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Indigenous Rights Organizations Come of Age

On August 9, 2008, the International Day of Indigenous Peoples, Amazonian Indigenous Peoples across eastern Peru, organized by the Inter-ethnic Association for the Development of the Peruvian Rainforest (AIDESEP), held a massive but peaceful demonstration. They paralyzed road and river transportation, closed a hydroelectric plant, and blocked the output of oil and gas pipelines. They were…

A Mixed Aftermath for Peru Protests

Intense political repression and violence has continued in the wake of the June 5 protests in Peru, which resulted in the deaths of at least two dozen Indigenous people in Bagua Province of northern Peru. Violence continued in June, when government officials stormed the Petroperú oil facility in Bagua Province. Indigenous protesters had seized control of the pumping station, threatening to cut…

The Poetry of Politics

Haunani-Kay Trask is an Indigenous Hawaiian poet, scholar, and activist recognized in the United States and abroad for her leadership in the Hawaiian sovereignty movement and her use of the written word as one of the tools to support that movement. Commenting on Trask’s poems in the preface for Night is a Sharkskin Drum, New Zealand scholar Witi Ihimaera says, “She does not simply write with a…

The Doctor Is the Medicine

Medicine has existed as long as people have existed in the world. So, too, have the elders, who learn throughout their lives how to use medicine to help their families and communities. The elders begin their study of medicine by learning about the remedies, most of which are plants. After this, they specialize in different medical techniques. The first thing those who study medicine must know is…

A Passion for Pungent Paste

A dish holds balls of soumbala in its final, ready-to-use form. Photo by Christian Costeaux.Many cuisines have developed fermented protein sauces that provide flavor and nutrients year round: soy sauce and fish sauce have even become staples in kitchens internationally. In West Africa the favored item is soumbala, a labor-intensive preserved bean paste. In West African cuisine, soumbala has…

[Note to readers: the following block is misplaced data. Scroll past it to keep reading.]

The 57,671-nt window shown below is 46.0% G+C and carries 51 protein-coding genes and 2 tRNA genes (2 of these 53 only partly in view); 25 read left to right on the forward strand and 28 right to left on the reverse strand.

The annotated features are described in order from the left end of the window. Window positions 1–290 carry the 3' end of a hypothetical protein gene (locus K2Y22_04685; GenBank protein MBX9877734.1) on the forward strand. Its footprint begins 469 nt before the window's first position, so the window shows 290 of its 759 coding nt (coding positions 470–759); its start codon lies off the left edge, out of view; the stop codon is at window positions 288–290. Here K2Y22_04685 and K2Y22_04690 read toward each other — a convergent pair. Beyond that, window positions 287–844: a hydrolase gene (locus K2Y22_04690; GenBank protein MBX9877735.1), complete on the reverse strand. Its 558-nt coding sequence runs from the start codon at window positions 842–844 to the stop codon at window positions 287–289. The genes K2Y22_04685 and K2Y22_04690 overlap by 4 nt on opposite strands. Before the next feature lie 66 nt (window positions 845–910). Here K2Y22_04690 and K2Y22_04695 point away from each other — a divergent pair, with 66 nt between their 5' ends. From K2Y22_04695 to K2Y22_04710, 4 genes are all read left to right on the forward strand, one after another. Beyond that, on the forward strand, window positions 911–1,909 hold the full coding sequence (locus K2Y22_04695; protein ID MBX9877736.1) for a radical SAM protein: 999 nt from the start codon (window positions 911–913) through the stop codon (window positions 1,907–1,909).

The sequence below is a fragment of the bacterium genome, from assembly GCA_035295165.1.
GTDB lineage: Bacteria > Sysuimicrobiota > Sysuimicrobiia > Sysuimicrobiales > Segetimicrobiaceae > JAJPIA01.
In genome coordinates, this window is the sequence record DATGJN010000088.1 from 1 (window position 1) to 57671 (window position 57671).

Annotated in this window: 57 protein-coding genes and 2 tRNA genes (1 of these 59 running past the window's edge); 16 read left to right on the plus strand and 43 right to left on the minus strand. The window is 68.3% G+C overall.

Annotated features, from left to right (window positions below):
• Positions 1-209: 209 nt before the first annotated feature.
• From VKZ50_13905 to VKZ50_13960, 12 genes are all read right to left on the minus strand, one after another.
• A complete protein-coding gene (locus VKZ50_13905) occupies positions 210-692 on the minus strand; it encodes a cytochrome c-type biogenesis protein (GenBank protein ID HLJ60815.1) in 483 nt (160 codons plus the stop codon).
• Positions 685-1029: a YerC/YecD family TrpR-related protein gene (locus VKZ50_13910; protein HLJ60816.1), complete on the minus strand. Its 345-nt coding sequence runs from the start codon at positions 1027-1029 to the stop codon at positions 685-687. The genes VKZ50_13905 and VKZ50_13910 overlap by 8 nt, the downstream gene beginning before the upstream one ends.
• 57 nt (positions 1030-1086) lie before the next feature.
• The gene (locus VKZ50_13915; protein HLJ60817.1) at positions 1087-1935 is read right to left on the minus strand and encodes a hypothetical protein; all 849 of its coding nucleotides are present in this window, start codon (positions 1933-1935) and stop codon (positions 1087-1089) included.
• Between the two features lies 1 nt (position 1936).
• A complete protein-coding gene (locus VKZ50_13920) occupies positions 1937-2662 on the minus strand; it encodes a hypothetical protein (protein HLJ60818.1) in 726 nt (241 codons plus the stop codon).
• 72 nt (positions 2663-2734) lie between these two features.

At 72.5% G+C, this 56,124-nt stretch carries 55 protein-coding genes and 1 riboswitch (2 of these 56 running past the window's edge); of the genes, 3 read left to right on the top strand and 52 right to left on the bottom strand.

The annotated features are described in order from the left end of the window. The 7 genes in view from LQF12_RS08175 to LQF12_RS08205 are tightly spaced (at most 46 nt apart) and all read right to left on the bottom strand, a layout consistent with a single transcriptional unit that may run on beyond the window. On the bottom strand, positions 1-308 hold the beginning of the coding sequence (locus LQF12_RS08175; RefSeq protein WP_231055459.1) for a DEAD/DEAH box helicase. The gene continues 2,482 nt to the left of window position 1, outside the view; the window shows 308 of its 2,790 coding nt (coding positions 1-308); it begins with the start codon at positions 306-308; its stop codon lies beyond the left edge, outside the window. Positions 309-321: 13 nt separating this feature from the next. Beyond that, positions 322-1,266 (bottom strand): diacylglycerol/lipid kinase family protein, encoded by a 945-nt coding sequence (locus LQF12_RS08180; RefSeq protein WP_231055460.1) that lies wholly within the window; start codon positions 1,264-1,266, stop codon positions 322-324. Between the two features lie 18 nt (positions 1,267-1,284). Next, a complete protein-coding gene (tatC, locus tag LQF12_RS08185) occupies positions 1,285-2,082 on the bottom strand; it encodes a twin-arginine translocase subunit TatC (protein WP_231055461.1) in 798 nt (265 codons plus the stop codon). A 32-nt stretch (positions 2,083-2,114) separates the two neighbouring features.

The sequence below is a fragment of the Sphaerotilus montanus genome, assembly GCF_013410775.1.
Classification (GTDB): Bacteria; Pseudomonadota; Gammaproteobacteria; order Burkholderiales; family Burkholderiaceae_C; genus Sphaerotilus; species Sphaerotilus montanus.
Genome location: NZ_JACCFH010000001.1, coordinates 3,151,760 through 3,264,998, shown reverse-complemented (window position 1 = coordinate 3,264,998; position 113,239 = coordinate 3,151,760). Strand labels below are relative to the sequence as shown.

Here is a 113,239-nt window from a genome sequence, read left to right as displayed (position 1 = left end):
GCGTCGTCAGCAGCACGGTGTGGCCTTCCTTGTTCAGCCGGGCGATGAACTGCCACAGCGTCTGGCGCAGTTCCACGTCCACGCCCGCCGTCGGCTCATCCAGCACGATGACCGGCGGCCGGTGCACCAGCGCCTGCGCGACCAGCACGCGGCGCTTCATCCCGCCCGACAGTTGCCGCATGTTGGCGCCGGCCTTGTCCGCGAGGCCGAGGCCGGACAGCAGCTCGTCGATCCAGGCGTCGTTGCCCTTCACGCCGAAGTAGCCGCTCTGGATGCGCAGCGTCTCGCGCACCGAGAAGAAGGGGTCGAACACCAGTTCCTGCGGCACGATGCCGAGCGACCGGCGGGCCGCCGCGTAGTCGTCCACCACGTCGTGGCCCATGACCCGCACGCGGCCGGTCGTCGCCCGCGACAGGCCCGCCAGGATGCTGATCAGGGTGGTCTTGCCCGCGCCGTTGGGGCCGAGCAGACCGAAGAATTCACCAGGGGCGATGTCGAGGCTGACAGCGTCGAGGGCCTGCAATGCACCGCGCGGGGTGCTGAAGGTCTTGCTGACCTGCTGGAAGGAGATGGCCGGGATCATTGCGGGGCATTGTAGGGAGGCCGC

The Prescription for Indigenous Rights

Mirna Cunningham addresses an audience about Indigenous rights. Photo courtesy of Mirna Cunningham.Mirna Cunningham founds organizations and collects titles the same way many people write in their personal journals: passionately and often. A Miskito woman based in Nicaragua, she has served as executive secretary of the Inter-American Indian Institute in Mexico, general secretary of the Inter-…

Performing Dreams

On the morning of August 8, 1984, seven elder men in the Xavante community of Etéñhiritpa, known as Pimentel Barbosa in Portuguese, slipped quietly from their houses. Each followed the path that passes behind the arc of beehive-shaped houses, discretely making their way to the marã, a secluded forest clearing used for ritual preparations. The night before, Warodi had told me that the celebration…

The Tractor Invasion

Miles and miles of Cerrado have been cleared and planted with fastgrowing grasses for cattle feed. Photo by Eduardo Amorim on Flickr.It was evening in the Xavante community of Etéñhiritipa in central Brazil as the moon rose over the Serra do Roncador. We had just finished a refreshing bath in the river and were seated against the wall of a house facing the cleared red-earth plaza in the…

My Cerrado

Hiparidi Top’Tiro addresses a gathering of Xavante men to discuss ways to protect Cerrado rivers from pollution associated with the massive unregulated agribusiness. Photo by Laura R. Graham.My village, Abelhinha—Idzö’u in Xavante and “Little Bee” in English—is located in the Indigenous territory of Sangradouro, in eastern Mato Grosso, next to a town called Primavera do Leste, which is one of…

The Lever of the Law

An Interview with Deborah Macedo Duprat de Britto Pereira. Editor’s note: Deborah Macedo Duprat de Britto Pereira is an attorney in the Office of the Attorney General who specializes in Indigenous and minority cases.  This article is adapted from a conversation in the attorney general’s office in 2008 between Duprat, Laura Graham, Ellen Lutz, Hiparidi Top’Tiro, and Daniela Lima. Before…

The Parinai’a Still Live in the ‘Ró

Dzahadu te mo Dzahadu te mo ‘rópoto mono mono wa hã dzahadu te mo ‘rópoto mono mono wa hã dzahadu te mo Dzahadu te mo Dzahadu te mo Wa ãma tsimei wê te wa dza ‘re wa to dza’ra Wa ãma tsimei wê te wa dza ‘re wa to dza’ra Wa ãma tsimei wê te wa dza ‘re wa to dza’ra Wa ãma tsimei wê te wa dza ‘re wa to dza’ra Wa ãma tsimei wê te wa dza ‘re wa to dza’ra Wa ãma tsimei wê te wa dza ‘re wa to…

Saving the Cerrado

The Cerrado today is seen as an area for agro-industry and for raising cattle. To open more space for monocrop soy cultivation and cattle ranching there has been tremendous deforestation of the Cerrado. And now the government plans to produce biodiesel from sugarcane grown in this area. Mato Grosso is viewed as a state with great potential for developing the biofuels industry. In the 1980s, soy…

Future, Tense

One of the most significant developments in Brazilian Indigenous Peoples’ land rights took place in March, when the country’s Supreme Court issued a decision on the Raposa do Sol Indigenous territory in northern Brazil. The decision on March 19 ended more than 30 years of struggle by the region’s Indigenous Peoples to reclaim their land from farmers and development, and for those peoples the…

The Other Brazil

Much of Brazil’s Cerrado has be cleared for agriculture, in this case cattle ranching. Photo by Delcio G.P. Filho (Flickr).Say the words “Brazil” and “Indigenous,” and most people will automatically think of the Amazon and the Indians who live there. But there is another, very different Brazil, one that gets much less attention but that is home to at least as many Indigenous Peoples. The…